Applying to Medical SchoolHigh School Students & BS/MDPre-Med Academics

Getting into Medical School – Seek Help Early

Getting into medical school is a difficult journey and too many premeds do not seek help early enough. Unfortunately by the time many premeds ask for help, it is too late. Avoid that situation, seek help early, and eventually become a medical student.

Many of the premeds that seek out my advice are third or fourth years in college. Typically, these premeds are asking for my help because something has gone wrong (primarily poor academic performance) or because they are not sure if they are taking the right steps in order to get accepted into medical school. Unfortunately, for many of these premeds, by the time they ask for serious guidance, they have already dug themselves into a huge hole that is very difficult to get out of.

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Here is an all too familiar example:

Eric Premed is a fourth year neuroscience major who has dreamed of becoming a physician all his life. But because of a lack of focus and discipline during his first three years in college, his GPA has dropped to a 3.2. He believes that his GPA is a poor reflection of his actual academic abilities and thinks he can improve his GPA if he tried harder, but now he is worried that he has run out of time. Eric also has not been involved extracurricular activities besides shadowing a couple of physicians. He has heard that other premeds volunteer, research, and are active in other clubs and is wondering what medical schools require of him in regards to extracurricular activities.

Eric is in a difficult position because of his low GPA. Even if he got straight A’s during his final year of college, his GPA probably wouldn’t go any higher than a 3.4, which is still low if he is planning to a go to a U.S. allopathic medical school (the average GPA of an applicant who gets into at least one medical school is 3.68). He is also “behind” in regards to extracurricular activities.

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Fortunately, not all hope is lost. Although future medical school admissions might be incredibly difficult and time-consuming, Eric still has options. He would probably have to take time off after college to raise his GPA through a post-baccalaureate program and boost his resume. He will also have to do very well on his MCAT to make up for a lower GPA if he wants to attend a U.S. allopathic medical school.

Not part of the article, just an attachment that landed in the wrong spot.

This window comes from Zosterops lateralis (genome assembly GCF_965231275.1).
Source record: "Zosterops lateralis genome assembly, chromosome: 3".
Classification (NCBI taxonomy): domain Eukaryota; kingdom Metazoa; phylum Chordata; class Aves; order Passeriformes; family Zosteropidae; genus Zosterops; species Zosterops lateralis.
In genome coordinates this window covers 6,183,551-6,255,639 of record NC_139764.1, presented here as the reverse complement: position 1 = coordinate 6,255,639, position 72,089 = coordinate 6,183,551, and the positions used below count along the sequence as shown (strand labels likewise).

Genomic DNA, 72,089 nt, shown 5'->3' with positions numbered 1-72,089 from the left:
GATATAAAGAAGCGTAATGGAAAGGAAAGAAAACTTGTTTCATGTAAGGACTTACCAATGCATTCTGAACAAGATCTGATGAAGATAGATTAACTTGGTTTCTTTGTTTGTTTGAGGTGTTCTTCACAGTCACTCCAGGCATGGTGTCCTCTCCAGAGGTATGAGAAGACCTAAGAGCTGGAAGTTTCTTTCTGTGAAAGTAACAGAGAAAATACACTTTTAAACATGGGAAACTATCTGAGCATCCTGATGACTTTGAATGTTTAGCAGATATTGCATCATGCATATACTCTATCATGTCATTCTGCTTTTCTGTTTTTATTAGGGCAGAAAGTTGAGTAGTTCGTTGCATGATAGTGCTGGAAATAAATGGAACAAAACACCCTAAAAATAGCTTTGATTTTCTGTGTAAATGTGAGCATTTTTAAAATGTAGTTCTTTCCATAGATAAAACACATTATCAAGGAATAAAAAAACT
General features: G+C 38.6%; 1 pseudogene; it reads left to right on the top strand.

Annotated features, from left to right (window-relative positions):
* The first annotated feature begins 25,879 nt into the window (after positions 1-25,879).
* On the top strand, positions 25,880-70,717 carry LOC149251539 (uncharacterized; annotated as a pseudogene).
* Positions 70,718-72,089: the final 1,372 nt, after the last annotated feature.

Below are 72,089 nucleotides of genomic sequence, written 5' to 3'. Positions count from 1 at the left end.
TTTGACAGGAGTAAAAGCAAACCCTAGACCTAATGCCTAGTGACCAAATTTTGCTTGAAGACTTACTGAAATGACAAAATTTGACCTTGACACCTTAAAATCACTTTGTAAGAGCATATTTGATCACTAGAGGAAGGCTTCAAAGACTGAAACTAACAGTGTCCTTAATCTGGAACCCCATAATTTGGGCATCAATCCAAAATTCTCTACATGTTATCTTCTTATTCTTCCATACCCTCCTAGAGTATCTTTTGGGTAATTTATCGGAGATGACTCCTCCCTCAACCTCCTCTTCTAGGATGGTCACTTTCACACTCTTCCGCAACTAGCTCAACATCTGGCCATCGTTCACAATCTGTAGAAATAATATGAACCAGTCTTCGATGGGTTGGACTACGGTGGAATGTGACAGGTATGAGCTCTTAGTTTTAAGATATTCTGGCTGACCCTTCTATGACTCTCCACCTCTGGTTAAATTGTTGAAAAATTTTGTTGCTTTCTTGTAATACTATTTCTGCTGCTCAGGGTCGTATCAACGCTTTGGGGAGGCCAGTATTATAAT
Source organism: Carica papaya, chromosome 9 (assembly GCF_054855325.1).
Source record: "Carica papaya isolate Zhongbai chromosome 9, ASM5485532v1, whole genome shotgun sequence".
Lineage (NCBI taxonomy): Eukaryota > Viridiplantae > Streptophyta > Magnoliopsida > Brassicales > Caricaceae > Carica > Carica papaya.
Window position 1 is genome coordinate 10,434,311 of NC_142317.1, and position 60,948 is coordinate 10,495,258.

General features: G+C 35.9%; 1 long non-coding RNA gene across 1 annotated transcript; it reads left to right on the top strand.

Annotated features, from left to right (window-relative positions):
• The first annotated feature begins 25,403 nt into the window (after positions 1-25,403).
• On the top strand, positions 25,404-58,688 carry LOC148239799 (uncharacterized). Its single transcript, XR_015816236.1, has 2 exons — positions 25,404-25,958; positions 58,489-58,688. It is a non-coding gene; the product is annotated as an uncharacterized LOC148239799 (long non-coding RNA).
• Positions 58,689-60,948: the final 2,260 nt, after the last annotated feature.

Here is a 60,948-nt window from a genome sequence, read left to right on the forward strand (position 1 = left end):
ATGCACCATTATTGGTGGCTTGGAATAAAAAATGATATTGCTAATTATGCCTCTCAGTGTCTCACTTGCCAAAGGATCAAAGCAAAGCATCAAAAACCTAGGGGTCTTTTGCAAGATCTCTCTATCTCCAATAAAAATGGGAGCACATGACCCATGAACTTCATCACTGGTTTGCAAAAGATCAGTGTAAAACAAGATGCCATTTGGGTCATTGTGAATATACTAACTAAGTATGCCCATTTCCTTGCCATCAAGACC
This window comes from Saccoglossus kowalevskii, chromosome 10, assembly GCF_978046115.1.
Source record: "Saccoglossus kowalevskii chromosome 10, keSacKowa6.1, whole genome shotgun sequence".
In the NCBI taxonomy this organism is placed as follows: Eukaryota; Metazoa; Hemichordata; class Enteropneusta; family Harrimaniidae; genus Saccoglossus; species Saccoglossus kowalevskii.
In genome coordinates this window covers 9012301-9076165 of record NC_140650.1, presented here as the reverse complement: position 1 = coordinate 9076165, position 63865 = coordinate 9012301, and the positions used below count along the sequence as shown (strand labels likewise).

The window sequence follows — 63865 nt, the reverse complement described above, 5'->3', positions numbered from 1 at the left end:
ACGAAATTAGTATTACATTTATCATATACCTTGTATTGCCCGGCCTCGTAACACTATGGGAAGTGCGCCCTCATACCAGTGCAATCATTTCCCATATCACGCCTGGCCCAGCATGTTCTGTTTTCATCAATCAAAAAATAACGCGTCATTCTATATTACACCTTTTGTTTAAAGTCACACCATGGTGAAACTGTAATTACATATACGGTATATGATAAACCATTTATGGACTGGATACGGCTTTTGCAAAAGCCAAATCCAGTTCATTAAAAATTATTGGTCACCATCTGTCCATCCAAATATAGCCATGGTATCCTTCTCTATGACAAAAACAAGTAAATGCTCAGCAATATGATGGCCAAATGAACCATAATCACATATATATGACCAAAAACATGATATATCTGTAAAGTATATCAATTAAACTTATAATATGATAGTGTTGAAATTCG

Ideally, this kind of situation should be avoided altogether and the best way to prevent this scenario is by seeking help early. Freshmen and sophomores in college, or even juniors and seniors in high school, should know very well what they are getting themselves into when they decide to become a doctor. Many college underclassmen lack motivation, do not know what it takes to get into medical school, and do not know how to study. If these underclassmen are left uncorrected, the earlier stated scenario is almost inevitable.

||Read: Why Applicants Are Rejected From Medical School||

The perfect time to find help is during or before your freshmen year of college. There is a wealth of information on how to get into medical school but it is your job to go and tap into those resources. One of the best ways is to have serious discussions with friends or family who are physicians or medical students since they have gone through it all before. Ask them what their motivation was and how they prepared themselves. Find out how they fought through challenging times and how they balanced their studies with everyday life.

If you do not have a relationship with a doctor, medical student, or even older premed that is on the right path, you should go out of your way to make those relationships. Meet a doctor or medical student while volunteering or shadowing. Pre-med clubs often have valuable resources and connections that you can utilize. Make other pre-med friends who are also serious about getting to medical school and keep each other accountable. Take advantage of your school’s pre-med advisors or career centers. Pay for a professional counselor if you have to. In the end, you need to find a mentor, someone who can lead you down the right path.

||Read: The Importance Of Mentorship||

There are useful websites with valuable information such as or, but nothing beats a personal connection with a knowledgeable individual. Ideally, you can glean information from multiple sources and decide what works the best for you. The most important thing is that you get the right information and motivation.

Every single medical student or doctor will tell you that they could not have reached their goals without guidance and support. On my own path to medical school, there were so many people who not only gave me valuable advice but also provided me with multiple opportunities such a research or shadowing position. Do not get trapped into thinking that you can do it all by yourself. And do not wait until you “mess up” before getting help. Find valuable online resources that you can trust. Build relationships early and emulate the success of others.

*This article was first posted on US News Education.


Edward Chang

Edward Chang is the Co-founder and Director of Operations of He graduated from the David Geffen School of Medicine at UCLA and is currently a urology resident at the University of Washington. He also attended UCLA as an undergraduate, graduating with a major in Molecular, Cell, and Developmental Biology. If you are interested in contributing to, please contact him at [email protected] Follow him on Twitter @EdwardChangMD and Prospective Doctor @ProspectiveDr.

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